Building New Collaborations
Building New Collaborations Tackling the most complex challenges
As we work to improve working conditions for the people who make our clothes, many of the issues that we face touch on systemic challenges that defy easy solutions. How can we best help to combat poverty or increase economic opportunity throughout the world? We know that we can’t answer these questions on our own and have consistently looked for new ways to collaborate with others.
We formed several new partnerships that focus on addressing complex, structural challenges affecting labor-management relations at garment factories.
We formed several of these new partnerships in 2013 and 2014, which focus on complex, structural challenges affecting labor-management relations at garment factories, along with the well-being of workers in the global apparel industry.
One major initiative is our partnership in ILO Better Work’s Workplace Cooperation Program in Bangladesh, Cambodia, Haiti and Jordan. This initiative aims to help workers and managers jointly resolve workplace issues and engage in respectful collaboration. We believe it will help to prevent future disputes, resolve problems more effectively, give greater voice to workers and improve productivity and competitiveness. For example, one focus of the program is to help break down the hierarchical dynamic between male middle managers and female garment workers. It also addresses the need to involve and disseminate information to all workers, not just the few who serve on committees.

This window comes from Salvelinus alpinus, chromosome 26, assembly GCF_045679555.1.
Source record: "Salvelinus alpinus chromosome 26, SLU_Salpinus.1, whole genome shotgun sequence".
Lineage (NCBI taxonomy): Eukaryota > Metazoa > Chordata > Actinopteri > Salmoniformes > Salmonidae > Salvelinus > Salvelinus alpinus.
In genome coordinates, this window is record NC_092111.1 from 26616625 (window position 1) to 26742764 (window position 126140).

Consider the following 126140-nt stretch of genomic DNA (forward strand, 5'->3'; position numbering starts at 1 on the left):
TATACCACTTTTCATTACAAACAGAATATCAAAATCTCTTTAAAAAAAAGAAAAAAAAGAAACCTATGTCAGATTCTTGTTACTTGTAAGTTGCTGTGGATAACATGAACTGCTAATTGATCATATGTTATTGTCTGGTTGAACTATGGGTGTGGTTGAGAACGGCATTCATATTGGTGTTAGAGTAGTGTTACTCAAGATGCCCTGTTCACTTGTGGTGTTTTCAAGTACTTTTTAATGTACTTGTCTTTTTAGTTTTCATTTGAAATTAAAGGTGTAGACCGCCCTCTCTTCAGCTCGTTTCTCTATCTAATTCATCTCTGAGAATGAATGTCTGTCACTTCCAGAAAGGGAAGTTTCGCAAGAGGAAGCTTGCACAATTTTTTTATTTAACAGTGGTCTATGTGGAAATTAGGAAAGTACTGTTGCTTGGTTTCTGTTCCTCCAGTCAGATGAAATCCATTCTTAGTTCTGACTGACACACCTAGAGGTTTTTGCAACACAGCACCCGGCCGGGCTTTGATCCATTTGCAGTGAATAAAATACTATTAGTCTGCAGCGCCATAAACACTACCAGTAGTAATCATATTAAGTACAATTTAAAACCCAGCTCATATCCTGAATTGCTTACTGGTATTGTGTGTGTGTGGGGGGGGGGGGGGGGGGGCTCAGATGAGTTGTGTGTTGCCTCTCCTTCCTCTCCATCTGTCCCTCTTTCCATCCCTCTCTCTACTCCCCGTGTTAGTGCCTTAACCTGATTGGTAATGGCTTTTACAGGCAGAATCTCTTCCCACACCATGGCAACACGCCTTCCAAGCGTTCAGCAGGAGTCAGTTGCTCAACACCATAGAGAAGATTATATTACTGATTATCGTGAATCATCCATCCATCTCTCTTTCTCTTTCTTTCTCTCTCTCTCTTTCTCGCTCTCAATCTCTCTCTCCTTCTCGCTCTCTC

Partnering with factory management, workers and third-party experts led to substantial improvements in labor practices and working conditions at our suppliers’ factories in Myanmar.
We are also helping to launch a new initiative at the Cornell University School of Industrial and Labor Relations, a leader in the study of work, employment, labor policy and practices both nationally and internationally. We have made a two-year grant of $750,000 to support the launch of the school’s Project on Sustainable Labor Practices in Global Supply Chains, whose vision is to promote dialogue between multiple stakeholders to create more sustainable labor practices, especially in the garment sector.
The project’s approach is distinct in starting with research about what has worked – and not worked – in the variety of approaches that have been taken by both the private and public sectors to improve working conditions. Stakeholders from diverse backgrounds, including representatives of suppliers, labor unions and civil society, will then explore innovative approaches that are grounded in research and hold the potential to bring about greater change.